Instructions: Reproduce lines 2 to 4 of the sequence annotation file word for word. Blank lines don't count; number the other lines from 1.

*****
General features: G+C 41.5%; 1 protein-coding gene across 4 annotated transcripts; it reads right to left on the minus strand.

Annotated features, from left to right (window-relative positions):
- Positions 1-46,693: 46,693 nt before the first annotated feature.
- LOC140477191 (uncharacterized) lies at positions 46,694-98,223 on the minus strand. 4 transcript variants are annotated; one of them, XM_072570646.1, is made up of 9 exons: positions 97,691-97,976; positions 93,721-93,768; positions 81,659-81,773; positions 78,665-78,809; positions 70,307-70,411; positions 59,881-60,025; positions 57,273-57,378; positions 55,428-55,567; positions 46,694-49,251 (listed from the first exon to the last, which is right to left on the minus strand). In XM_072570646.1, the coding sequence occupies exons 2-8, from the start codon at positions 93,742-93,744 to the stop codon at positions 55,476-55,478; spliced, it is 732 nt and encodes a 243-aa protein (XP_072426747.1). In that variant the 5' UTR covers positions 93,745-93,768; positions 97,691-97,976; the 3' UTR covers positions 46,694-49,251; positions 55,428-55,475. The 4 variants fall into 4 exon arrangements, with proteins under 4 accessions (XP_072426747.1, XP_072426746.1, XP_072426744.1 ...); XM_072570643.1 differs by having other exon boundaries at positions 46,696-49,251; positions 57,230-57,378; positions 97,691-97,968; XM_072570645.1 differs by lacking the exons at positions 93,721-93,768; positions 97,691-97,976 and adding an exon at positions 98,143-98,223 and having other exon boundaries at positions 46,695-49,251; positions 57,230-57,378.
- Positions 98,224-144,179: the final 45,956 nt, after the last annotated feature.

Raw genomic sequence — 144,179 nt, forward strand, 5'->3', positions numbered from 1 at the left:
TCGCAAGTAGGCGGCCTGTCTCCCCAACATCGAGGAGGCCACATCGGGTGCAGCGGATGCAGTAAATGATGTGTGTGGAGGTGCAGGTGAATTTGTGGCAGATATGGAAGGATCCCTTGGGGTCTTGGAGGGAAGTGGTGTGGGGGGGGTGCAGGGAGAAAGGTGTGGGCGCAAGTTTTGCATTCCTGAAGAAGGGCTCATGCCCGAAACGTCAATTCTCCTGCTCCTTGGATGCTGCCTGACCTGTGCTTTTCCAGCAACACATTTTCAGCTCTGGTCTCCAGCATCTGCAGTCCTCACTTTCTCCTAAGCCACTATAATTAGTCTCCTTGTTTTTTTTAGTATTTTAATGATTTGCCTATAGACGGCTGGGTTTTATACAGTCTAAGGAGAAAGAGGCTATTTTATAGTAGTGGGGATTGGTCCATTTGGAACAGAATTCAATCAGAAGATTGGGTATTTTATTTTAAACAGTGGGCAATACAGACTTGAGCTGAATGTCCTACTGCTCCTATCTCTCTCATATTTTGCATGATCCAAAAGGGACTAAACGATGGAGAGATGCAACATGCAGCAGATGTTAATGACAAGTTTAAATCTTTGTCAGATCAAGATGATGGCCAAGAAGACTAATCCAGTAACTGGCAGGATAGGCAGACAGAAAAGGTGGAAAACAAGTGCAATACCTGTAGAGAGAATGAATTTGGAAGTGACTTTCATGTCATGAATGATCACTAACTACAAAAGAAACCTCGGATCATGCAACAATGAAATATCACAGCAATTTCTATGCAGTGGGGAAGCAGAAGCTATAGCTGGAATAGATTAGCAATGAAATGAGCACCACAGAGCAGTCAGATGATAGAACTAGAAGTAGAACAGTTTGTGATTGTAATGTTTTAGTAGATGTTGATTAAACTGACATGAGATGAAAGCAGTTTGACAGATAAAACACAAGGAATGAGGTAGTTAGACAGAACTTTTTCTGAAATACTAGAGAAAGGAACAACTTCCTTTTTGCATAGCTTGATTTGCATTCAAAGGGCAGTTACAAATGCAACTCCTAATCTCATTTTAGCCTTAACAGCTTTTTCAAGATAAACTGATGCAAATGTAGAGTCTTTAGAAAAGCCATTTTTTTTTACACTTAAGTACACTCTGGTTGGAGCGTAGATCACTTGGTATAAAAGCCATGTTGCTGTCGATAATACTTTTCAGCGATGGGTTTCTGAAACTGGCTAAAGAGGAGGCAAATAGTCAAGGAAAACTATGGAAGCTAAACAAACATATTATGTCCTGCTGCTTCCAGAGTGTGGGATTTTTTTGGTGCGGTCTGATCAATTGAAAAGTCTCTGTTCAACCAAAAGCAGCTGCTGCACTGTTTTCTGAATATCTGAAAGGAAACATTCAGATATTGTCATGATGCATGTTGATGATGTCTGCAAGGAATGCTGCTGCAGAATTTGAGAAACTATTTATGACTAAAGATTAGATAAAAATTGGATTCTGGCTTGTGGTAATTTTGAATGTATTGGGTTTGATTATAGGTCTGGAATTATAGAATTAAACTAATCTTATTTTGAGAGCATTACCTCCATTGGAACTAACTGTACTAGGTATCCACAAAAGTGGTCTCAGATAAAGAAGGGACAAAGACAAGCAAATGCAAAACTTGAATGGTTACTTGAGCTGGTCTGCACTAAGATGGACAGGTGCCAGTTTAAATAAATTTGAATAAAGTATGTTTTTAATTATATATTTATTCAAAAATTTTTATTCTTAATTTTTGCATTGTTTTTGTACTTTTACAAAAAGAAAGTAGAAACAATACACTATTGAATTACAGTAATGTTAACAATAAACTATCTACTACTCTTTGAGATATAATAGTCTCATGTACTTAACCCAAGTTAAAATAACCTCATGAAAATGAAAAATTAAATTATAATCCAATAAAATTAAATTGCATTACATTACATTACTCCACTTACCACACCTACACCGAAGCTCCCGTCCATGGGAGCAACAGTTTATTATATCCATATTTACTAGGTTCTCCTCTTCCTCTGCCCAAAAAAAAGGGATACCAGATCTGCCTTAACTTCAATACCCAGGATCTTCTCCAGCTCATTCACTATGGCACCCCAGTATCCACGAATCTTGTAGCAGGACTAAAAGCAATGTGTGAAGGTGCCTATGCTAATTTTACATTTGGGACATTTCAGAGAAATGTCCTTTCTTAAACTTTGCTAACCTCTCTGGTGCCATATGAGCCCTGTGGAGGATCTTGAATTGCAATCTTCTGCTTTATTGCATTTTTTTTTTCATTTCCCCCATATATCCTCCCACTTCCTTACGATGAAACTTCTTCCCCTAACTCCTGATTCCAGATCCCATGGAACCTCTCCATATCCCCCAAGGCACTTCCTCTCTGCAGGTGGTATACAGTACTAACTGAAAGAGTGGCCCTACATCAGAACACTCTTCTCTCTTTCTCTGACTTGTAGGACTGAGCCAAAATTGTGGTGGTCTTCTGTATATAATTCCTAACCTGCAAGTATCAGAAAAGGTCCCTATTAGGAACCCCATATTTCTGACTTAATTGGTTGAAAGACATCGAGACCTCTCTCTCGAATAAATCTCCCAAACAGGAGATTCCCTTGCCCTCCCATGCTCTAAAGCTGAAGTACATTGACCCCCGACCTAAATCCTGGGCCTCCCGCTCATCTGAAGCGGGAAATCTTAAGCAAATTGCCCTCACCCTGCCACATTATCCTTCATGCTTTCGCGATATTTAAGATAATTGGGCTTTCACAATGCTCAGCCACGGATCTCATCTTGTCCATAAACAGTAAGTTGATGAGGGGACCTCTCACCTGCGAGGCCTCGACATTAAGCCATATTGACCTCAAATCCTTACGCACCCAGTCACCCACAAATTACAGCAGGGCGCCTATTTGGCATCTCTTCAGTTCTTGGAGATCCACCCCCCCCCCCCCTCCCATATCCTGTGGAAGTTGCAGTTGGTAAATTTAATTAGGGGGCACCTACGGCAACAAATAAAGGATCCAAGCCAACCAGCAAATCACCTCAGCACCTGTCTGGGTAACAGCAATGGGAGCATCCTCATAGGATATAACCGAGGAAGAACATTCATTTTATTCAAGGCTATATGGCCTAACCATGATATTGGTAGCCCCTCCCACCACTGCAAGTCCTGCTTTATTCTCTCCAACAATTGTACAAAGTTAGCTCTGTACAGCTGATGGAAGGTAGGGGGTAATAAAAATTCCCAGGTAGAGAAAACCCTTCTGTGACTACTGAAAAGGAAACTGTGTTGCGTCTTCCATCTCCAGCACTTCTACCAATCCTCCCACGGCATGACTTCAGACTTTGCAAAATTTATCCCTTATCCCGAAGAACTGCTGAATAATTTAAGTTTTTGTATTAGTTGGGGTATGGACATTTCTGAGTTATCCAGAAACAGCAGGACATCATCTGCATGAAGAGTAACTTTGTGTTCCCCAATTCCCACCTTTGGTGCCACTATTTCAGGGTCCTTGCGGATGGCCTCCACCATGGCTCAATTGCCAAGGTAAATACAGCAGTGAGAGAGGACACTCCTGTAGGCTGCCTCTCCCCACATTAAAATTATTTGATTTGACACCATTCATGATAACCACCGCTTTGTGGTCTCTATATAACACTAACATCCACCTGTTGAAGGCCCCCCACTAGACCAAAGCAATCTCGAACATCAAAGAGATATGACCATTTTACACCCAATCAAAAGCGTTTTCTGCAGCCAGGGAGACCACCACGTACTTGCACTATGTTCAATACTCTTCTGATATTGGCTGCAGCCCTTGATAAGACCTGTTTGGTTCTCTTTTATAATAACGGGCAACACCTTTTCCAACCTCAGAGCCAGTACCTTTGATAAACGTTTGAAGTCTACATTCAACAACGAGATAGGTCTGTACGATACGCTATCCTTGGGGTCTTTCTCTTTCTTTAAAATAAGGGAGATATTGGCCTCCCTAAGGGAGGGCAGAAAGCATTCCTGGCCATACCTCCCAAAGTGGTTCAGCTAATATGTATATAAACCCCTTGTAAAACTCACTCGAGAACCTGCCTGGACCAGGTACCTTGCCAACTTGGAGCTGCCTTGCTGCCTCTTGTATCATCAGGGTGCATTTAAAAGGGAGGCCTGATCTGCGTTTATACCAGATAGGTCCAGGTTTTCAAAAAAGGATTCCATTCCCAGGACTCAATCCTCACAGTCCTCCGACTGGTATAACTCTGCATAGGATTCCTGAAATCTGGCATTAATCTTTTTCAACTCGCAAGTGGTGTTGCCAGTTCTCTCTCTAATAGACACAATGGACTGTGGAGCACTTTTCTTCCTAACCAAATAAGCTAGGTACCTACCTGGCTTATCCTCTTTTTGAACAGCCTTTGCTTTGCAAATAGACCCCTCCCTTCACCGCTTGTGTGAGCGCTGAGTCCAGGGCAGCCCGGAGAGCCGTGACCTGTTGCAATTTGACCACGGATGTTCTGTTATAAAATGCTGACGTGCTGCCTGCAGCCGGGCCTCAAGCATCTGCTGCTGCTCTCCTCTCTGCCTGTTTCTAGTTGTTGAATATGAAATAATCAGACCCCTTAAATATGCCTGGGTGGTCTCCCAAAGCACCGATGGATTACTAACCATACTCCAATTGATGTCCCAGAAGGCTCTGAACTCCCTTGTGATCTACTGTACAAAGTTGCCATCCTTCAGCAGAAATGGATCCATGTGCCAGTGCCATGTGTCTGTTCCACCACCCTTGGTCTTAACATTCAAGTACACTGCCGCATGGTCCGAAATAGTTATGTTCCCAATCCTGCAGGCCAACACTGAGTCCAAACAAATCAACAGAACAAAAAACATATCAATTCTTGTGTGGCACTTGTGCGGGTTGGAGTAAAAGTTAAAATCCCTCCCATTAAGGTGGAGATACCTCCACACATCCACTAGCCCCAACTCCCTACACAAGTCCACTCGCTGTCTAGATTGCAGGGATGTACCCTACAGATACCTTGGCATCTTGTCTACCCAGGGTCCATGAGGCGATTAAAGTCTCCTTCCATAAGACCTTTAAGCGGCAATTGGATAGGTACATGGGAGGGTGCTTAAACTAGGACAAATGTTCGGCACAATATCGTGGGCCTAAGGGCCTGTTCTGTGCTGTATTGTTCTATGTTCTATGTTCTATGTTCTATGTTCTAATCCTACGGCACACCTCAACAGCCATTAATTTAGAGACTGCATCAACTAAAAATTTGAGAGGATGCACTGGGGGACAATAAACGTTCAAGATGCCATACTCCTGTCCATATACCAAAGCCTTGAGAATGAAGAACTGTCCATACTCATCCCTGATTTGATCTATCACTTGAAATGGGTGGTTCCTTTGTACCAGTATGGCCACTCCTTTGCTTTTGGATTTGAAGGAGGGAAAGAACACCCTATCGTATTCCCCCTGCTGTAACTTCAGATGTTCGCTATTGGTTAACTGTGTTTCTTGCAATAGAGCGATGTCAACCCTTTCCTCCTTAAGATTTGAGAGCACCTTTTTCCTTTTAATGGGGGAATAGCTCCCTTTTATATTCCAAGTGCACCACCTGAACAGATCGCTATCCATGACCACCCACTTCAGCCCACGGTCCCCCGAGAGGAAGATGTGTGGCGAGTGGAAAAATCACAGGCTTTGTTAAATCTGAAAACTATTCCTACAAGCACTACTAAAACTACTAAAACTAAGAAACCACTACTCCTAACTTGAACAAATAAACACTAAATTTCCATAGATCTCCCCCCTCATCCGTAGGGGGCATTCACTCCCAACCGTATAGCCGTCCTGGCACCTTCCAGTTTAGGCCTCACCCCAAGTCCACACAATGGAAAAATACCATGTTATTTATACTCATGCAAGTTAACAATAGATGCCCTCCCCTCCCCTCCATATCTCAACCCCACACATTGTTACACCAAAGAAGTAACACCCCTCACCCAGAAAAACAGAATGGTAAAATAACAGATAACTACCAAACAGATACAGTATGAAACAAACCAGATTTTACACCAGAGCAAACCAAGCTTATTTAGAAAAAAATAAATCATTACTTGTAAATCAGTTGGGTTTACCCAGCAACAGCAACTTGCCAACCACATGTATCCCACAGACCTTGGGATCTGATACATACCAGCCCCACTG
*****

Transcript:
Annotated features, from left to right (window-relative positions):
- Positions 1-46,693: 46,693 nt before the first annotated feature.
- LOC140477191 (uncharacterized) lies at positions 46,694-98,223 on the minus strand. 4 transcript variants are annotated; one of them, XM_072570646.1, is made up of 9 exons: positions 97,691-97,976; positions 93,721-93,768; positions 81,659-81,773; positions 78,665-78,809; positions 70,307-70,411; positions 59,881-60,025; positions 57,273-57,378; positions 55,428-55,567; positions 46,694-49,251 (listed from the first exon to the last, which is right to left on the minus strand). In XM_072570646.1, the coding sequence occupies exons 2-8, from the start codon at positions 93,742-93,744 to the stop codon at positions 55,476-55,478; spliced, it is 732 nt and encodes a 243-aa protein (XP_072426747.1). In that variant the 5' UTR covers positions 93,745-93,768; positions 97,691-97,976; the 3' UTR covers positions 46,694-49,251; positions 55,428-55,475. The 4 variants fall into 4 exon arrangements, with proteins under 4 accessions (XP_072426747.1, XP_072426746.1, XP_072426744.1 ...); XM_072570643.1 differs by having other exon boundaries at positions 46,696-49,251; positions 57,230-57,378; positions 97,691-97,968; XM_072570645.1 differs by lacking the exons at positions 93,721-93,768; positions 97,691-97,976 and adding an exon at positions 98,143-98,223 and having other exon boundaries at positions 46,695-49,251; positions 57,230-57,378.